How to write a great technical job ad?

For a lot of people, a job ad is their gateway into your company. It’s the first touchpoint, the first interaction, the first impression. 

So make it count! 

Writing a great job ad is like writing excellent marketing, branding or sales material. You need to know the rules to be found and recognized, and to create conversion. Once you master the rules, you can get creative, showcase your company culture, and truly speak to the candidate. 

Make sure your job ad leaves the person craving for more. It’s not only active job seekers who browse job ads; we all do it every now and then, right? In addition to job seekers, the person browsing your job ads may be your potential future client, business partner or subcontractor. Leave a mark. 

As we are professionals in IT recruitment and direct search, we have seen and drafted thousands of job ads that need to appeal to technical talent. Here, I would like to share my top tips for a great technical job ad. 

1. Title – don’t get too savvy! 

We’ve probably all seen software/marketing/social media/HR/add-whatever-function ninjas as well as totally incomprehensible job titles like transparent-wall maintenance engineers.

The job title should reflect the job in the best way possible. It should also set the first expectation of the job at hand and, most of all, be understandable for the target audience. Especially for the talent you want to address. It is also important for the job to be easy to find SEO-wise. Trust me, your lead code wizard won’t be found as easily as a lead developer.

2. The about section – tell people why your company exists! 

Okay, so we have the right target audience reading our job ad. Next, you want to sell your company’s mission to the candidate. 

In short – what’s the problem you are trying to solve in this world? Why do you exist?

The whole point here is to make the candidate read further. But keep it short and sweet. Don’t blast your company presentation just yet, there’s time for it later.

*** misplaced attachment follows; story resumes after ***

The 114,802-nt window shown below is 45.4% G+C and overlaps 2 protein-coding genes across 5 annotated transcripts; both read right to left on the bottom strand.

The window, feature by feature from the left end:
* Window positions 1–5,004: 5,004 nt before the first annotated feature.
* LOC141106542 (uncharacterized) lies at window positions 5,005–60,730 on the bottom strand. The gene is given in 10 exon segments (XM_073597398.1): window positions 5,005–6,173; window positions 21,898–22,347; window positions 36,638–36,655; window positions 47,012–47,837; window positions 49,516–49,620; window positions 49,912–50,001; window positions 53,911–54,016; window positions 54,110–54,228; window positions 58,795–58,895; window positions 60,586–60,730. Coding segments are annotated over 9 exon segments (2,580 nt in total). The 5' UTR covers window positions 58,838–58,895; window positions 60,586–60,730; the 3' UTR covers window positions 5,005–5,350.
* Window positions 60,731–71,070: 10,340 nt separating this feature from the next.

3. What’s in it for the candidate?

Now you want to connect your company’s mission to the daily life of your candidate. In a concrete way, tell the reader how they would contribute to this mission. How would they help solve the challenges your company is solving? What is the role all about?

4. Moving on from the big picture to the team level and individual level

The second paragraph is all about the team. People want to know who they get to work with. So let your reader meet the team. Finally, you want to make the person realize what their role in this team would be. 

As people follow people, and tech people highly value the possibility to learn from their peers, feel free to showcase some of their future guru colleagues! Insert their LinkedIn or Github profiles in the text. Want to get all creative? Add quotes from them in the text!

5. “Qualifications” – okay, please don’t use that word…

You want the right people to apply for the job, but the person reading the job ad also wants to know if he or she would be the right fit for the role. They want to know how to succeed in the role. So, instead of listing your company’s whole tech stack, make a list of absolute must-haves and nice-to-haves

Must-haves are the qualities that are absolutely essential for the job. Here’s a simple test for you to identify the must-haves: ask yourself, can the person do the job if they do not have any skills in Java programming? In case your product is built on Java, the answer is probably no, and you can add this to your must-haves.